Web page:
NJ: Absolutely. Often when we go on holiday, we’re escaping to beautiful places for nourishment. But whilst cities offer different enriching benefits, how often do you return from a city break feeling relaxed in the way you do when you spend time in nature?
W: There’s a sense of calming continuity between your home, event and store spaces. What qualities do you think creates a memorable room?
NJ: Isla Crawford describes design as ‘a tool to enhance our humanity’. Now I wouldn’t go around saying I do that, but when I heard this, it really struck a chord. It’s so true in that you look at a space in terms of how it makes you feel. My house has big windows so you can bring nature in. You can see someone’s taste and personality through the objects they choose. It can be very minimal or even look like a jumble sale, but a sense of personality in a room is always appealing.
W: Do you think the way you curate Caro says something about your relationship to objects?
NJ: The things I buy for Caro; I’m drawn to because I have an associated memory. For example, at home I have a very simple jug I love because it reminds me of long lunches in Italy. Using it bring me a sense of everyday happiness and wellbeing. I take that same rationale for how I curate Caro. I might try to go round the store one day and see if I can pin a story to every single object!
EK: I imagine Caro pushes the envelope when it comes to modernity in Bruton.
NJ: For some people who live in Bruton, Caro can be seen as very modern. But that’s not how I view it. I’ve visited retail spaces that feature three things in a room as its concept. I’m also not someone who’s striving to be über cool or at the forefront of the zeitgeist. I hope I’m an accessible person with an inspiring, but accessible brand. I’m also realistic, because Caro isn’t a passion project. I do have to make money. I would would love to bring different objects and art to experiment in the space but my audience isn’t always here. I have an ongoing conversation with myself to understand “who is my audience for Caro; who and what do I really want to talk about?”.
EK: You experiment within the lines of Caro as your livelihood, then.
NJ: I recently introduced a wonderful womenswear brand called Sideline to Caro. But with fashion, you have to buy in bulk and so far in advance, with a huge outlay upfront. I could easily spend £10k on one collection but what small business owner has that? It’s frustrating because I know I could sell so much more, but the infrastructure isn’t there to support independent businesses in this way.
When it comes to events, I have greater freedom to experiment. We recently held an exhibition for Forest and Found – a creative duo with roots in Bruton and whose work I find stunning. Max Bainbridge works in wood – large bowls and vessels that you can use practically, but they are created as sculptures. And Abigail Booth works with natural dyes and textiles to produce serene abstract textiles.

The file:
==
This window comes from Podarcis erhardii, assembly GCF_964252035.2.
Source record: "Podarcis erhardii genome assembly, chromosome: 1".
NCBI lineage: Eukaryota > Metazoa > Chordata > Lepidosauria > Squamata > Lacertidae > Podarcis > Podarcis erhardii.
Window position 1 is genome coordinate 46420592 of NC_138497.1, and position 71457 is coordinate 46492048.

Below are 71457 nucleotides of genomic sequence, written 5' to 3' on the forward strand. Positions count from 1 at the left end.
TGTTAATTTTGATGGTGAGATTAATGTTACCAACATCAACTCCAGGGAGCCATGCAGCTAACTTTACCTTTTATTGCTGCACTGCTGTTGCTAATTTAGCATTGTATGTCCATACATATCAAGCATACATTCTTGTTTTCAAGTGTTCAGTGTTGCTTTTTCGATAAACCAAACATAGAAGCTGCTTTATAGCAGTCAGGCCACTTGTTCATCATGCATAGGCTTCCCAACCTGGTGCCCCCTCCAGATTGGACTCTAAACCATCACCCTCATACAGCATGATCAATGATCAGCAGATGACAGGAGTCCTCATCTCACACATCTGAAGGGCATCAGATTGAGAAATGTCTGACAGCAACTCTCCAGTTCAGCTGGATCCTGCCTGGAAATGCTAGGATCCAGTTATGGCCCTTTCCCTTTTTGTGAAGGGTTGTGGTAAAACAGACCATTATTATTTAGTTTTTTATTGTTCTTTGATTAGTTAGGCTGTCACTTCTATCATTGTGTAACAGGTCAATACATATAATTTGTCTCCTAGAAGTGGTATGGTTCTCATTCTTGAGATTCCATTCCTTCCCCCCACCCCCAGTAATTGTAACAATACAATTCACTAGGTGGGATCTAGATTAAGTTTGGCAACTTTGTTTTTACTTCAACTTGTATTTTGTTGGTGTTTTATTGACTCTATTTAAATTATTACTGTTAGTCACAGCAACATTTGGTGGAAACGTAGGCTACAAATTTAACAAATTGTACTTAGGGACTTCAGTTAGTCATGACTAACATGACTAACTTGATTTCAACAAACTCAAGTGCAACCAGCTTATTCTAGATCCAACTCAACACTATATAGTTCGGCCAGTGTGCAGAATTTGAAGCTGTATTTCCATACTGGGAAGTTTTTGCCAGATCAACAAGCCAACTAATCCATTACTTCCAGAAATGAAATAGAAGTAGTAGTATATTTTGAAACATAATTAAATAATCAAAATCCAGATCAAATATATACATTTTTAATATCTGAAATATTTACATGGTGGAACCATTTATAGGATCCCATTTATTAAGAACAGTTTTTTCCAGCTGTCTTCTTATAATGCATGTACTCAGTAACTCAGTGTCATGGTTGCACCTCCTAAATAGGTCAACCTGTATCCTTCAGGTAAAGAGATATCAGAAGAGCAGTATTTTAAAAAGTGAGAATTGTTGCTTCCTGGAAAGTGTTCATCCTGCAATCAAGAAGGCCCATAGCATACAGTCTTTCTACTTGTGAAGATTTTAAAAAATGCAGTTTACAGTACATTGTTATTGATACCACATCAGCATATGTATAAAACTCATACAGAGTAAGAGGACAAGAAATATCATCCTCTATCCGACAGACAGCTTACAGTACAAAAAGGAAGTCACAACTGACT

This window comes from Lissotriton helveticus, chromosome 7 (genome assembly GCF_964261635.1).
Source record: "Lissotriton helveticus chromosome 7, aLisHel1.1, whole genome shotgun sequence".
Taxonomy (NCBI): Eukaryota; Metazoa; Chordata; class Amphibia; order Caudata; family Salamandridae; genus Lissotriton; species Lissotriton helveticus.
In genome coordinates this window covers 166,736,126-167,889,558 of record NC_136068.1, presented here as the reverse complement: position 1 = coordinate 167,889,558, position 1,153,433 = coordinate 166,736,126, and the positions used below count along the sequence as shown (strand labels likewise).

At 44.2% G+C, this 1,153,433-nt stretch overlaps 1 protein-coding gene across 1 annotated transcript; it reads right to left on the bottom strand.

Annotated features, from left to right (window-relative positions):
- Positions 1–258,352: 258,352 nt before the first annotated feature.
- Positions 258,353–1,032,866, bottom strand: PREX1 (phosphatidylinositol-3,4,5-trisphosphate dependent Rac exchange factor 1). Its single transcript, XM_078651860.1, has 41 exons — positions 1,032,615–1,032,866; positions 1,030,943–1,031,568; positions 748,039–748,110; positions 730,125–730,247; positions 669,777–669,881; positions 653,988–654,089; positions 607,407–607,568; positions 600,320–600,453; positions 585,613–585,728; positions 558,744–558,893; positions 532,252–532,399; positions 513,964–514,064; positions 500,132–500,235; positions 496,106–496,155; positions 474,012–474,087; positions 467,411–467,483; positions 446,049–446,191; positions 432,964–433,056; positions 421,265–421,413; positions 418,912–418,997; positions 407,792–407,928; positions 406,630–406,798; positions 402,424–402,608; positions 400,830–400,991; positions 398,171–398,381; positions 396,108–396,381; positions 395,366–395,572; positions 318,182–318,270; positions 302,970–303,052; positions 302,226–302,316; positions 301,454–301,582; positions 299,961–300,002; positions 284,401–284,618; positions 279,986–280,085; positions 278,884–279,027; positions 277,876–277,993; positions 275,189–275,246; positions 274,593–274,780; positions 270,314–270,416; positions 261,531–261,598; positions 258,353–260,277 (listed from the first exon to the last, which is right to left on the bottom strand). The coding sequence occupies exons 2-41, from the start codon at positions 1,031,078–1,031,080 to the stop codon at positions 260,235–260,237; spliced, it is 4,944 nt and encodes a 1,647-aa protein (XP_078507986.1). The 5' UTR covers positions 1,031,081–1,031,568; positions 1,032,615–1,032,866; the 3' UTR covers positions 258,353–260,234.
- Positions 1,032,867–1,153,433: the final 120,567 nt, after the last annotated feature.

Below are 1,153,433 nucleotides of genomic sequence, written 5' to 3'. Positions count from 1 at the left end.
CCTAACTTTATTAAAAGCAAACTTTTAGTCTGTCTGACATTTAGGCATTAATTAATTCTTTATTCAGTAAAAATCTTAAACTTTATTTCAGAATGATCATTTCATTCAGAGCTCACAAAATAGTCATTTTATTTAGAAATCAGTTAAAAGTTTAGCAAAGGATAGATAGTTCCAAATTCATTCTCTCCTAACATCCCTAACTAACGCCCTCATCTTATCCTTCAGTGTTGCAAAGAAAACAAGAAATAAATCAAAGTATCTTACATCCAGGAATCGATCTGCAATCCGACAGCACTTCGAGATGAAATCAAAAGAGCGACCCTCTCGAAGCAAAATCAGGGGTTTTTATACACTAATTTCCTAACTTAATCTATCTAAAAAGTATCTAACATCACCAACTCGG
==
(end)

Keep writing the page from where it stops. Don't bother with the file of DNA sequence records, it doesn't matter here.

In summer I’m running a conceptual Nordic supper club event. The theme is a windswept walk from the forest to the beach; and every element from floral installation to the tableware and ingredients will tell that story. I’m excited to see if there is space for conceptual experiences like that in Bruton. You’re always judged on your last work and I often wonder what is it that defines success, anyway. Is it how much money you make and how many people come to your events – or is it about learning, enriching your community and new collaborations that counts as success?
It's so true in that you look at a space in terms of how it makes you feel
EK: Now you have Arlo to factor into the mix. How has parenthood changed the way you run Caro?
NJ: Having Arlo has changed me in many ways. I’m now so appreciative and aware of time. I’m also aware of how important it is for me to be on my own journey, one that isn’t just about being a mother. I’m raising a boy and I want him to grow up seeing women in strong, independent roles. That they work and have ideas, alongside being home and present in their everyday.
With Caro, I now have a platform I’ve built over the last few years and can run projects and have conversations that matter to me. When you’re driven by money and numbers you so often lose the core and the values of what you started a business for in the first place. Although I want Caro to be successful, money – though maybe I’m lucky to say this – is not my main focus. Besides the branding and the building renovation, I built Caro from scratch. It has always been about the quality of what I’m doing that drives me on.
A Nordic scene
Take a Nordic journey in Somerset, when Caro hosts its first supper club.
Place: Caro, Bruton
Date: 16 June